Are you familiar with commercial insurance terms?
If you’re shopping for commercial insurance, then you’ll be inundated with phrases that you might not have heard before. For most of those phrases, Google is your friend. However, if you’re just beginning your search for commercial insurance, then you should familiarize yourself with some terms that you’re likely to hear or read.
1. Actual Cash Value
The Actual Cash Value (ACV) is the amount of money that is necessary to replace property that has been destroyed or damaged. The value is calculated based on how much the property was worth when it was destroyed, which is probably a lot less than when it was purchased.
2. Additional Insured
The Additional Insured is a person or legal entity (e.g., a corporation) that is not automatically covered by the policy, but is specifically named in the policy for certain protection. This is often done to protect third parties that might be in a business relationship with the named insured.
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The Binder is a written declaration that the insurance policy is in force, even if the named insured hasn’t paid the premium yet.
A binder is a guarantee of coverage
4. Boiler and Machinery Insurance
Boiler and Machinery Insurance doesn’t just cover companies that own boilers. It’s basically a policy that covers companies in the event of a “mechanical breakdown” or an “equipment breakdown.” It includes coverage for telephone equipment and high-tech information systems.
5. Business Interruption Insurance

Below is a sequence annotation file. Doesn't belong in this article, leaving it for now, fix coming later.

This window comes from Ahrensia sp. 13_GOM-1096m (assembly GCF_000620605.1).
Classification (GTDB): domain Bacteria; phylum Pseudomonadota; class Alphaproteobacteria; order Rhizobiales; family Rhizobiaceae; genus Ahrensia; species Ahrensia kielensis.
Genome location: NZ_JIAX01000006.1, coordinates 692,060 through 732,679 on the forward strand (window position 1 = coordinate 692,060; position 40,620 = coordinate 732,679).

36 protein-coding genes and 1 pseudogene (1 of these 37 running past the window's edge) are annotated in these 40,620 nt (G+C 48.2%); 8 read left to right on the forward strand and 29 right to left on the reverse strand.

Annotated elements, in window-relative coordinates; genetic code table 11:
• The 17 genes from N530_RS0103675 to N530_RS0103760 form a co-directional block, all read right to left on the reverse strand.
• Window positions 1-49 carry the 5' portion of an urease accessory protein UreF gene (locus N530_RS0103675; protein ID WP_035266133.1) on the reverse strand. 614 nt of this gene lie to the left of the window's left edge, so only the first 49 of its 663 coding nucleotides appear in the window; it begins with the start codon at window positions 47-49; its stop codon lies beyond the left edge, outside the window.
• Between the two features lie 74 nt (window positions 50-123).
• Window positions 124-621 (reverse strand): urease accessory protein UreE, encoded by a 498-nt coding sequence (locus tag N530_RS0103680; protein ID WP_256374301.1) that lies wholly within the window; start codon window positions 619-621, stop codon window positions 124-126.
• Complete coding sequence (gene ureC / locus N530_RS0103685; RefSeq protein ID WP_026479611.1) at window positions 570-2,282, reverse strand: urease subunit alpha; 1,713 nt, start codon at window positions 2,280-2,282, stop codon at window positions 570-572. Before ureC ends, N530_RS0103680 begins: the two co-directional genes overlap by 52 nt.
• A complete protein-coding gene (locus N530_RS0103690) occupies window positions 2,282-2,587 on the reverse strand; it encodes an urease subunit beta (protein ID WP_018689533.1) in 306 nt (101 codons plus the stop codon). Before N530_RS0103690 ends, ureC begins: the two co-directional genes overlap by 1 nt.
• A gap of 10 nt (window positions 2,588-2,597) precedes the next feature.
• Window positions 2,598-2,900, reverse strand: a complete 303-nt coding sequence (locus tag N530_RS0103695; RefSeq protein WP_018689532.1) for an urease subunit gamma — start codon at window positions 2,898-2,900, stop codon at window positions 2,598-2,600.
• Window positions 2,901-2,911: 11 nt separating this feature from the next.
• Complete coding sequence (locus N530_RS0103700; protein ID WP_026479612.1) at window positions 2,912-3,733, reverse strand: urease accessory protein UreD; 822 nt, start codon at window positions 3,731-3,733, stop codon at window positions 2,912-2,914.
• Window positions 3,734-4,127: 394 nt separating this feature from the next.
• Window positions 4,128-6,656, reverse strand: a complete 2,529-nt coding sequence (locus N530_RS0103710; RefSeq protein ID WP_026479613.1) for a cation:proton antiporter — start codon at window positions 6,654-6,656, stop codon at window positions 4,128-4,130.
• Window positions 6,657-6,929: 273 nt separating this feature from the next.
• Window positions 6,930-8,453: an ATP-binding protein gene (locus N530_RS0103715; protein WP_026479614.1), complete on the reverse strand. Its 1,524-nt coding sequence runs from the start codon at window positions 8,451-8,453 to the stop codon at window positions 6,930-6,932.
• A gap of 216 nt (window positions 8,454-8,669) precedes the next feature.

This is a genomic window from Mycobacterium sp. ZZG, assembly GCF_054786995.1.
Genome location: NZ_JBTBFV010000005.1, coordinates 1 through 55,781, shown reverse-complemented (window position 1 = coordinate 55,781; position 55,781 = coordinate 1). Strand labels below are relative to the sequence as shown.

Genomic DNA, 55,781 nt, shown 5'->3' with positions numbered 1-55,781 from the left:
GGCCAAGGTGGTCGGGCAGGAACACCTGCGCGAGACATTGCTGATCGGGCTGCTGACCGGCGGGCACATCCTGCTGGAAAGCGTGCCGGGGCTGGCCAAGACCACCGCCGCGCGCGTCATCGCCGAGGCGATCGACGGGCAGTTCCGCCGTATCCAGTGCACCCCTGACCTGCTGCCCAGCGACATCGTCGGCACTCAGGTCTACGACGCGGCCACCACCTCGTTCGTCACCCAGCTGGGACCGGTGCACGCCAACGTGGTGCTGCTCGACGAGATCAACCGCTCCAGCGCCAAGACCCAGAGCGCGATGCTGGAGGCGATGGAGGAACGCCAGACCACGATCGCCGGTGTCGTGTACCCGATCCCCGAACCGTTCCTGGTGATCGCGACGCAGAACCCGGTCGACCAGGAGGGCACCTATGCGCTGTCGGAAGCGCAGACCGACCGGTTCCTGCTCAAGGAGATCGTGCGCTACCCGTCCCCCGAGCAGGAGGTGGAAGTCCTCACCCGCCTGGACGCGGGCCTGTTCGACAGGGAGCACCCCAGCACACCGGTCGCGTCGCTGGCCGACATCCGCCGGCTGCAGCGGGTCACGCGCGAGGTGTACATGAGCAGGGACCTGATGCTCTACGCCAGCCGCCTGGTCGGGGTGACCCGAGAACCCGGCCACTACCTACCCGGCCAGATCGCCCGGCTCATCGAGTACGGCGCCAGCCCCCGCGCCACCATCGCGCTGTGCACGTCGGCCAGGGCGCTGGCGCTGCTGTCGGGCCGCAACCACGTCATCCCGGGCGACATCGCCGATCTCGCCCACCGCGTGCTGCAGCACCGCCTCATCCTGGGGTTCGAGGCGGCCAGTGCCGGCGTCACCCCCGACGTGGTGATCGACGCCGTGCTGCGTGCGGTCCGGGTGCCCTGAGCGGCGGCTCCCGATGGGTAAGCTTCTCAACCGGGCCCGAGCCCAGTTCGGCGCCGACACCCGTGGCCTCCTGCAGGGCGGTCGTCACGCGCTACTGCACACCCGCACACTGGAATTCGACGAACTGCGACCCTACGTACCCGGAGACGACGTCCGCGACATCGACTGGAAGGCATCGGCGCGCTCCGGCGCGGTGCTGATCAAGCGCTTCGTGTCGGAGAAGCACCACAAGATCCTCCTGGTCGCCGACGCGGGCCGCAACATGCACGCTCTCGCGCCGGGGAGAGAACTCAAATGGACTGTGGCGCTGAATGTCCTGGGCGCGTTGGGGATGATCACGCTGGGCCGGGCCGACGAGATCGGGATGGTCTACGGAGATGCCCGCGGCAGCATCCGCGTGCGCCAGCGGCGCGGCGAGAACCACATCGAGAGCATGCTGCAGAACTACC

As the name implies, Business Interruption Insurance provides coverage in the event that loss of property or damage cause the business operations to come to a halt. Specifically, it provides reimbursement for rents, taxes, salaries, and other necessary expenses.
7. Electronic Data Processing Coverage
Electronic Data Processing Coverage is designed to cover computer equipment, including servers, hard drives, and network infrastructure.
8. General Aggregate Limit
This is the maximum amount that will be paid by an insurance policy no matter how many claims are issued.
9. Loss Control
This is the process that a company has in place to limit potential losses. Often it is referred to as loss prevention or safety engineering.
10. Named Perils Insurance
Named Perils Insurance only covers the company in the event of loss caused by perils or hazards specifically named in the policy. It’s the opposite of an All-Risk Policy, which essentially covers everything except those perils that are excluded.
11. Umbrella Liability Policy
An Umbrella Liability Policy provides additional liability coverage beyond that which is provided by typical insurance policies.
There’s a lot to look for in the fine print of the average commercial insurance policy. However, once you understand the terms and what they mean, you’ll be in a better position to be certain that you have proper insurance.
If you’d like to learn more about commercial insurance, feel free to contact us. We’re here to help.